The book is called Robots: The Recent A.I. , and here's my review from Goodreads:

Robots: The Recent A.IRobots: The Recent A.I by Rich Horton

My rating: 4 of 5 stars

I really enjoyed this collection. It's been years since I read a lot of science fiction, although it used to be one of my favorite genres, and after reading this I felt a little more up to date on the possibilities being explored in the realm of artificial intelligence.

Many of the stories were quite erotic, and at first that surprised me. But I soon realized that it makes sense that stories that so directly confront concepts of human consciousness and identity would become stories about relationships and intimacy, physical and otherwise. Several of the stories involve an a.i. sharing interior space with a human. Others focus on intimacy between two a.i.'s who are life partners, life spanning hundreds of years. Another even explores the idea of an a.i. designed to promote the happiness of its owner, except that the owner is happy raping people. Quite disturbing, that one.

Some of the stories also explore the possibility for a consciousness other than human, which also makes a lot of sense. Why should humanity be the model for all forms of consciousness? And the last story of the collection, possibly my favorite, also hints at how human consciousness evolving alongside an a.i. consciousness creates a whole new life form almost. That story was also possibly my favorite because it explored ways of communicating based almost entirely in story, metaphor, mythology, and the possibility of an a.i. basically drawing on the monomyths of humanity to either carry out or create its own mythology.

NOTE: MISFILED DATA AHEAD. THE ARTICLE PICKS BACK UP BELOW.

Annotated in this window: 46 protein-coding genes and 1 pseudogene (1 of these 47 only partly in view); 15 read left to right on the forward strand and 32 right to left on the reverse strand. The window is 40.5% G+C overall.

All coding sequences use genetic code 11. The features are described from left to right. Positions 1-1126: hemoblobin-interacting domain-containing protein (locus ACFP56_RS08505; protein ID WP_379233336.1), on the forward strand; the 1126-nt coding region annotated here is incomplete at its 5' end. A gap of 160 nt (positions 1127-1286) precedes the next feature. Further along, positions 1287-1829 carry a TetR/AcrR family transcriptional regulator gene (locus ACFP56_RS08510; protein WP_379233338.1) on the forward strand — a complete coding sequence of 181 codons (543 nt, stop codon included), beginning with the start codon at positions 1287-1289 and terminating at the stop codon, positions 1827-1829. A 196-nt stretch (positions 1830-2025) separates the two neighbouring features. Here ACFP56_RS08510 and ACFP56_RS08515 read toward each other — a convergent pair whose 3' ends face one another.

I highly recommend this book, although I'm a little hesitant about lending it out to my students who were interested in it because of some of the content. They may have to find their own copy.

View all my reviews


  1. Good entry, and good luck on your first day back! Point of accuracy though, you only get the free tacos when the Diamondbacks score six or more runs. I know this does not help your immunity, but I don't want your readers erroneously demanding free food. :)

    1. Thanks for the correction. It just goes to show the extent of my immunity that I didn't have a more accurate recollection about the specific guidelines for free food.

      I don't hate baseball. It's just incorrigibly off my radar. :)

  2. You've had a very thoughtful weekish!

    Chick-fil-a... I'm glad that the owners felt secure enough to voice their opinions and that people were moved to rally, but disappointed that it was SO many people and THIS issue. Gay rights are human rights and - in 20 years or so - I'm sure most of those people will be embarassed to know that they stood on the wrong side of history.

    Like the Komen/Planned Parenthood mess, there was a bright side. Kudos to the Jim Henson Foundation and Jeff Bezos of Amazon for their timely words and donations!

    1. THe wrong side of history-- such a great way to put it.